Taxpayers might think that their lawmakers are tackling the books to help solve the financial crisis that challenges the state with everything from “furlough Fridays” to the lack of staffing in the health department to monitoring pests that plague the food markets.
But that seems to be far from reality when one checks out the issues that have been thus far pursued. While it may be a serious issue to some, lawmakers debated whether or not ice cream should be banned on school campuses. Another issue that stalled in the house was whether or not community associations could dictate if residents could fly the American flag when a bill was held in committee by the chair.
Meanwhile, in the money committees, lawmakers turned over every pebble, rock and stone searching for ways to raise additional revenues to help fill the estimated $1.2 billion shortfall. They considered bills that would raise taxes beginning with the general excise tax to the personal income tax to the in-lieu taxes like the bank franchise tax, the insurance premiums tax, and the public service company tax. And lest they overlook those taxpayers who enjoy certain tax “benefits,” they searched through current exemptions, deductions, and tax credits, shaking the money tree hoping to find the elusive revenues they need.
But true to form, find another issue that needs to be addressed and lawmakers come up with another way to pay for it. Don’t mind the fact that Hawaii’s taxpayers are already some of the highest taxed in the nation, lawmakers have no shame in finding another tax or fee to charge to solve the problem. In this case it is the problem of obese children.
Having read a couple of studies on childhood obesity, lawmakers have come to the conclusion that drinking soda is the culprit and have proposed to slap a hefty surcharge on the sales of soft drinks. And despite being told that there are just as many studies that cite other reasons for childhood obesity, such as lack of exercise, fatty foods like hamburgers, and lack of parental oversight, legislators seem to believe that if they just make a product expensive it will somehow deter use.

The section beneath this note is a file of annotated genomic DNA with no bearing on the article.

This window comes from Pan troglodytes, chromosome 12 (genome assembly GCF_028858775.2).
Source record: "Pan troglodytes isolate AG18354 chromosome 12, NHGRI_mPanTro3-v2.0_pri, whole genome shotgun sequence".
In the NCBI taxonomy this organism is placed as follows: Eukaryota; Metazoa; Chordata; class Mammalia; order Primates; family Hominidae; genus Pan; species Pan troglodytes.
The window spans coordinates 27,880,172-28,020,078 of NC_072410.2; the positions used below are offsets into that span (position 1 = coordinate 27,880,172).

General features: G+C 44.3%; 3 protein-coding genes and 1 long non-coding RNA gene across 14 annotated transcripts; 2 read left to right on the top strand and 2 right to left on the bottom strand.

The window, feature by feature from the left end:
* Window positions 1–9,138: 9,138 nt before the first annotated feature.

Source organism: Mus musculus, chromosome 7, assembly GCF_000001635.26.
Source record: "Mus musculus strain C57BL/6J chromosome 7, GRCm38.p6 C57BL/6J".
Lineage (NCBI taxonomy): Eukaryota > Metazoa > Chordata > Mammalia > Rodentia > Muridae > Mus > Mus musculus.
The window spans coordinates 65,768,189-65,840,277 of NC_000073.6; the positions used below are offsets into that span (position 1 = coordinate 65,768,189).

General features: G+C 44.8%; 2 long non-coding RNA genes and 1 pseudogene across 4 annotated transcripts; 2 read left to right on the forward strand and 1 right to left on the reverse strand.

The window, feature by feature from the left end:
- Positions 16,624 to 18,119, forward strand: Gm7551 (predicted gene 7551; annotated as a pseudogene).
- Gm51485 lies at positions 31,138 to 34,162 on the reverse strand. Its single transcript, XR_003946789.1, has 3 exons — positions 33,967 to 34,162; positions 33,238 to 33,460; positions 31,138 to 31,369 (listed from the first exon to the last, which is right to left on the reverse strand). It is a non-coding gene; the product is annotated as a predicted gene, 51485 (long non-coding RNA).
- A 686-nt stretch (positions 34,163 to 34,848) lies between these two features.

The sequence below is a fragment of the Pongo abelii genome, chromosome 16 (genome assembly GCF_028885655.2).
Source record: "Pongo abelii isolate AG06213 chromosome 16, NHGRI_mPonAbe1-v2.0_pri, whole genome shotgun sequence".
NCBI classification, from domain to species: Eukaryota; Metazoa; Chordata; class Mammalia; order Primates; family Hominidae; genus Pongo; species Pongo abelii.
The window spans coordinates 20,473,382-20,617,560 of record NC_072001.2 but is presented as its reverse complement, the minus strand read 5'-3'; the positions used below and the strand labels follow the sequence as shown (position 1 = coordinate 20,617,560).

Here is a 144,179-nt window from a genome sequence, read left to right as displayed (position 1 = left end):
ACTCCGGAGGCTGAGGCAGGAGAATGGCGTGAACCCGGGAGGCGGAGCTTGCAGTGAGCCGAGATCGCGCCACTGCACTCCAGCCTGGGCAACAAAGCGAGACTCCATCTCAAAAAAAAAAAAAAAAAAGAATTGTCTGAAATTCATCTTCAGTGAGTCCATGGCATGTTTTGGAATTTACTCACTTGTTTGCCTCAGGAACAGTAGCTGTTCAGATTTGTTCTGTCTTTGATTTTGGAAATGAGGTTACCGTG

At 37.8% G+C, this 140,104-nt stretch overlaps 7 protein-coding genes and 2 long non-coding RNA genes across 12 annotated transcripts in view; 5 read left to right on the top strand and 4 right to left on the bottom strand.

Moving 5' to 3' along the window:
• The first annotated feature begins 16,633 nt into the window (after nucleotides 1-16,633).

Then again, perhaps there is an ulterior motive. Given the gaping hole in the budget, is this proposal merely another way to raise revenues to balance the state budget? If lawmakers believe soft drinks contribute to childhood obesity then why not just ban the product? Of course, as some makers of soft drinks pointed out, discouraging the sale of sugary soft drinks translates into decreased demand and, therefore, less sales resulting in the lay off of workers who are employed to make the product. Is this really what lawmakers want to do especially during these tough economic times? More people on unemployment with less dollars to spend also translates into less tax revenues.
But it seems a legislative trademark to respond to issues by finding a way to pay to solve the problem. Such is the case with the proposed “barrel” tax on every barrel of petroleum imported into the state. The tax, which is currently imposed at a nickel per barrel, would rise by one dollar. Its supporters believe this will be a way to pay for the development of alternate energy resources as part of the Hawaii Clean Energy Initiative (HCEI) that is supposed to make Hawaii less dependent on fossil fuels by the year 2030. And how could one argue against energy independence, given the high cost of oil and gasoline in the past few years.
But the question is, why does a tax have to be raised in order to fund yet another government initiative? Of course, those promoting the bill will benefit from the windfall of tax dollars that will come at the expense of the taxpaying public. The promoters say it will mean only a few more pennies per gallon of gas which, of course, is simplistically based on what that dollar would translate into per gallon of gasoline and not the economic impact such a tax would have on Hawaii.
Of course, proponents don’t talk about how that dollar per barrel will make its way into everything we consume in Hawaii. It will be included in the overhead costs of businesses in Hawaii, from grocery stores to the garden shop, because energy is key to our daily lives.
As that cost is accommodated in the shelf price of goods and services, businesses will add their percentage mark up sending prices even higher.
Since lawmakers are not willing to give funding for other programs, they will buy into the proposed tax hike, thinking nothing of what it will do to their constituents. Thanks a lot for whacking the taxpayer again.
‘Lowell Kalapa is the president of the Tax Foundation of Hawaii’